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MH370 pinger locator: 3 pings detected from 2 search ships called 'encouraging'

Missing Malaysian plane, pinger locator best technology for this search.
Missing Malaysian plane, pinger locator best technology for this search.
Photo by Paul Kane/Getty Images

MH370 pinger locator deployed to the Indian Ocean is the top technology that exists today to locate that ping that was picked up three times over the weekend. The ping, which was heard at two different times from two different locations by one ship from China, has sparked hope today that the searchers are in the right area, according to the BBC News on April 6.

As of Sunday morning another ship, one from Australia, also picked up a ping in the search area, which is considered encouraging today. This makes three pings detected in all.

The manufacturer of the locator said that if the Malaysian flight’s pinger is activated, their device will find it. The second pulse was picked up by the same Chinese ship that reported hearing the first ping. It was just hours later when they heard it again and the ship's location was less than two miles away from where they detected the first ping when picking up this pulse for a second time. The second pulse was heard for 90 seconds.

This is an “important and encouraging lead,” said Air Chief Marshal Angus Houston. He also warned that this new data has not been verified, it is just being reported at this time.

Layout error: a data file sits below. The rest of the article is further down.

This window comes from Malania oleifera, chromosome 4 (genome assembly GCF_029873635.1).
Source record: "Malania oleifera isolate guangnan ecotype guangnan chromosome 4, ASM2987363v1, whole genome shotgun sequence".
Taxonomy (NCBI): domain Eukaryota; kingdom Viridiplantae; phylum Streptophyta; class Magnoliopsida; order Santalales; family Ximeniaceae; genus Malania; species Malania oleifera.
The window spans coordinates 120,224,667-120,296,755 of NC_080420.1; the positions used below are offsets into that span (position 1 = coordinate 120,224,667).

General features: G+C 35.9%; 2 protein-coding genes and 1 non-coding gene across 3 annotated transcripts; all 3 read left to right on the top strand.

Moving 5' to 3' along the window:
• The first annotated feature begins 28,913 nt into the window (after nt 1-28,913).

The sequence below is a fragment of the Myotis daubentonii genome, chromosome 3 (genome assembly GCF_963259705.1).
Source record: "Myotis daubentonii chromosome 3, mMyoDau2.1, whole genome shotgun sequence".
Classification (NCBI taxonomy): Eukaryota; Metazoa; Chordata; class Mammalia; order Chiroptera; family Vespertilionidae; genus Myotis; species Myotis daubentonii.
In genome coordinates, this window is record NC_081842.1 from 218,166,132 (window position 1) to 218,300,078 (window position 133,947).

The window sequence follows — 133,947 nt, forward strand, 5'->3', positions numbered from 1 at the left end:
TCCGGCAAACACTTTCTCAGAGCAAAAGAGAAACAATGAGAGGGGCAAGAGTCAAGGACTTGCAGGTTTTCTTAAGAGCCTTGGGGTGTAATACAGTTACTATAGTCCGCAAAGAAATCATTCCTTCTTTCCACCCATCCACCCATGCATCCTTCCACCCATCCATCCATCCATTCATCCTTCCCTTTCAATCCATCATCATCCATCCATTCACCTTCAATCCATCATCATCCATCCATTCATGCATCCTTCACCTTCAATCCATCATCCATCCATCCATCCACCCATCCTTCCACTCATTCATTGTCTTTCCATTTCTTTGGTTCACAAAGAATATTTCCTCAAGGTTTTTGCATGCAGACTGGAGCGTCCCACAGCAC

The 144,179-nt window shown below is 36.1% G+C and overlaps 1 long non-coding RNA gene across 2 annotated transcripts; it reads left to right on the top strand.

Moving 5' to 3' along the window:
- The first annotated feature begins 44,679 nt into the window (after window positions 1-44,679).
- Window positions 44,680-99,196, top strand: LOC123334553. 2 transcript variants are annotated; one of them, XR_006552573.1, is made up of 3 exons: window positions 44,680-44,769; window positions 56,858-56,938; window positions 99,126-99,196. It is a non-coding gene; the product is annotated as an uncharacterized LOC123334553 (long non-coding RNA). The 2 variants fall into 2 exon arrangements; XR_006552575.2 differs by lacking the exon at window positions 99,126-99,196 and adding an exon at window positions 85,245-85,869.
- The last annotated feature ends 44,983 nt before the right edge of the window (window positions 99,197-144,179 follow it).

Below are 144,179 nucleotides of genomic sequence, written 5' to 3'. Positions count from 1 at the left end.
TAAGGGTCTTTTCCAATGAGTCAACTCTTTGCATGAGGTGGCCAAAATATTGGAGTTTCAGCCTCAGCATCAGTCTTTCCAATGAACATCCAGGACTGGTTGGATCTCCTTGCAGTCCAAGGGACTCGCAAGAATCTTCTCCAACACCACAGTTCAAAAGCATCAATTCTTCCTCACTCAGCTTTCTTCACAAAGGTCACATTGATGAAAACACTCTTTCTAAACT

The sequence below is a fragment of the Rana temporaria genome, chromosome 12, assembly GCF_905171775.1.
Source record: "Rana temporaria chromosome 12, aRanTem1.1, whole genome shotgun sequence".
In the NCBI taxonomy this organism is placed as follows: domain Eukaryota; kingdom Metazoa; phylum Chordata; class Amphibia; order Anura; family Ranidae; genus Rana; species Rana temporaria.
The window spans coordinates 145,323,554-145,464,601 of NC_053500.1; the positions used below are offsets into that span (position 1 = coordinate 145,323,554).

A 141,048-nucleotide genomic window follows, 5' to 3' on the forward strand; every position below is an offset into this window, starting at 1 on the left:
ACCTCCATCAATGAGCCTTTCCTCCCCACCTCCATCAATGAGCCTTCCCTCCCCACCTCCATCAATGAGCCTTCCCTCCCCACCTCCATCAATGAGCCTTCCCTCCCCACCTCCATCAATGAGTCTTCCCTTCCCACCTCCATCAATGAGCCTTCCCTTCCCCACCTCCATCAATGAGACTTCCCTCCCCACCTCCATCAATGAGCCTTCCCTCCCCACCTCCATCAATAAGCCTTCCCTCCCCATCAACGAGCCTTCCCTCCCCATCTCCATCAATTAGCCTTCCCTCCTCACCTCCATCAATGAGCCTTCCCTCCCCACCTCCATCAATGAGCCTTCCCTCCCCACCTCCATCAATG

The British naval ship Echo is on its way to the area that the two separate pings were picked up by the Chinese ship. The Echo is expected to arrive in that area of the Indian Ocean in the pre-dawn hours of Monday.

Air Chief Marshal Houston confirmed that he had learned from the Chinese ship on Saturday that they had detected the first pulse. The pulse had the "characteristics consistent with" an aircraft's flight recorder. Then Houston reported that for a second time a pulse was detected. He said this at a news briefing at Pearce Air Base near Perth. Houston said:

"[Saturday] afternoon Perth time, there was another acoustic detection less than 2 km (1.2 miles) from the original."

The second signal that was detected lasted about 90 seconds, he said. The race is on to find the location of this ping because time is running out on the battery that allows that pulse to be transmitted. The battery is not expected to last much longer than a month and that month is nearly up since the ill-fated flight 370 disappeared taking 239 souls with it.

Update: News of the third ping detected is fairly new, so not much is reported about the area or duration of this pulse picked up by an Australian ship as of yet. What is important is that now two ships, with two different pieces of technology are detecting a pulse in a frequency that is conducive to the frequency given off by the beacons that planes are equipped with. This was reported by Fox News live on Sunday mid-morning.